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Opinion

Are up-and-coming rappers getting a fair break?

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In the world of hip hop, it seems you need someone to validate you in order to be successful.

Most of us have heard of the controversial Kendrick Lamar "Control" verse and the hype associated with it. He was validated on so many levels by his peers, by his elders, and by his fans. His ambitious lyrics ignited a fire that was desperately needed and gave him the confidence to claim he is the best rapper alive. Many laughed in amusement, some rushed to the studio to refute his claims and many were honored they were mentioned in his tirade.

More importantly, fellow Compton native, co-owner of Built Frum Scratch and Most Hated Entertainment CEO, B.J. Hill, feels Kendrick Lamar is not as authentic as his new audience thinks.

 

 

"I don't understand how he can rep Compton if he never came outside and experienced what was going on. ... Now a n***** a comes to the hood and gets validated by throwing some money around and everybody forgets the GOOD Kid was peeking out the window at our MADD City."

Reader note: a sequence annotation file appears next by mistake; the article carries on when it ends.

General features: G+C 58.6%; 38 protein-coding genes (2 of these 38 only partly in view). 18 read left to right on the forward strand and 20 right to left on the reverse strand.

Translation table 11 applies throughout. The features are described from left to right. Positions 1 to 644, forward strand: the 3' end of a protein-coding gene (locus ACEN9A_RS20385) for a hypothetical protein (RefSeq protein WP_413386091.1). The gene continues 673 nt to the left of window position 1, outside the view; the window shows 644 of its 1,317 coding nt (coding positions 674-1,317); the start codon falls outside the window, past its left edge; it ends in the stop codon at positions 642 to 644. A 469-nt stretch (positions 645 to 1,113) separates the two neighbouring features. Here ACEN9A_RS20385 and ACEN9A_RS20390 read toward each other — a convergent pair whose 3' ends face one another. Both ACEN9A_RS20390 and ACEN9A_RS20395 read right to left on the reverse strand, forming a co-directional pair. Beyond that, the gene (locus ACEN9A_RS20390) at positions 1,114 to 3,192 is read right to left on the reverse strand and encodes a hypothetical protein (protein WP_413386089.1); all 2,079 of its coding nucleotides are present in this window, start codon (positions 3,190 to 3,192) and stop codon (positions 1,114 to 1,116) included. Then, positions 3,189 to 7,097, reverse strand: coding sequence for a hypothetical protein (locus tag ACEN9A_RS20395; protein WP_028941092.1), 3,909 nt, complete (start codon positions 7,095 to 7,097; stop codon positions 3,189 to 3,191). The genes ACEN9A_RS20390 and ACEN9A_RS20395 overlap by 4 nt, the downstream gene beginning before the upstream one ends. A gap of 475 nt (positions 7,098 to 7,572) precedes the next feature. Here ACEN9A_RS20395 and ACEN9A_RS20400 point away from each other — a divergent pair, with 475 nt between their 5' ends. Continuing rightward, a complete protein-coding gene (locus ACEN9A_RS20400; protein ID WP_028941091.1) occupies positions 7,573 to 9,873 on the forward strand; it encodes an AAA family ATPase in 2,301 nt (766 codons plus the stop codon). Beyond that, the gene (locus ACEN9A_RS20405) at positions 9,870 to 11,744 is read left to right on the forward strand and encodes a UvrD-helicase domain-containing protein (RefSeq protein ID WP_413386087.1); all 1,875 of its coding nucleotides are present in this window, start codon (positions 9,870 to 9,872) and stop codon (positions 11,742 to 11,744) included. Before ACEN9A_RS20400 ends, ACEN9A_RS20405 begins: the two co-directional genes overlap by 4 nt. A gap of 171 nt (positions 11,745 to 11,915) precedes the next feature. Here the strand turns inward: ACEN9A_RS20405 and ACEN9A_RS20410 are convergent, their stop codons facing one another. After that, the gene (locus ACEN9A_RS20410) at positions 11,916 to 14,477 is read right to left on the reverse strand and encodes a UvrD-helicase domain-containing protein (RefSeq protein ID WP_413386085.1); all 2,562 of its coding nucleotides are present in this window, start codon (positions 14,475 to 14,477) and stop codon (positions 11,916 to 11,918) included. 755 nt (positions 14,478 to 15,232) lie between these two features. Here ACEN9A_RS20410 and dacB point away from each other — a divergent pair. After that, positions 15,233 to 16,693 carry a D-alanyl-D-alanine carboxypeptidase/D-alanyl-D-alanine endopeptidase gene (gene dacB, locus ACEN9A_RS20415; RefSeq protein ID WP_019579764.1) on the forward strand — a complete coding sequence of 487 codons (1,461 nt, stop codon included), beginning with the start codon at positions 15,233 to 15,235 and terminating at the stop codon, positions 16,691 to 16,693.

We have to admit the hip-hop game is lopsided when it comes to choosing who will reach the masses. At this point, it's a needle in a haystack gamble to breaking through, unless you are ushered in by one of the mainstream acts. An industry that used to take so many chances on creativity has flat-lined into a one-size fits all approach.

So where does that leave the future generations of hip hop?

Forbes recently released its Cash Kings list of highest grossing hip-hop artists of 2013. The top 20 artists made from $6 million to $50 million, which proves there is money to be made in hip hop. But the question is: How?

Many of the artists on the list have endorsement deals, products and tour to get the bulk of their money. Many of the artists are also veterans and have connected to the newer members on the roster, essentially helping their proteges boost their brands and sales. What gets lost in translation is how someone who has not attained this type of success gets to that.

Do we continue to base the hip-hop community's success mantra on stories of high school drop outs who beat the odds? Former prison inmates who found their way to hip-hop royalty? While this is all valid, what percentage of the population is able to attain success at these odds?

Let's begin to focus on what hip hop has spawned. Let's tell stories that inspire young people to follow a path that will not lead them to a stalemate.

(Jineea Butler is the founder of the Social Services of Hip Hop and the Hip Hop Union. Email her at This email address is being protected from spambots. You need JavaScript enabled to view it. or follow her at @flygirlladyjay.)

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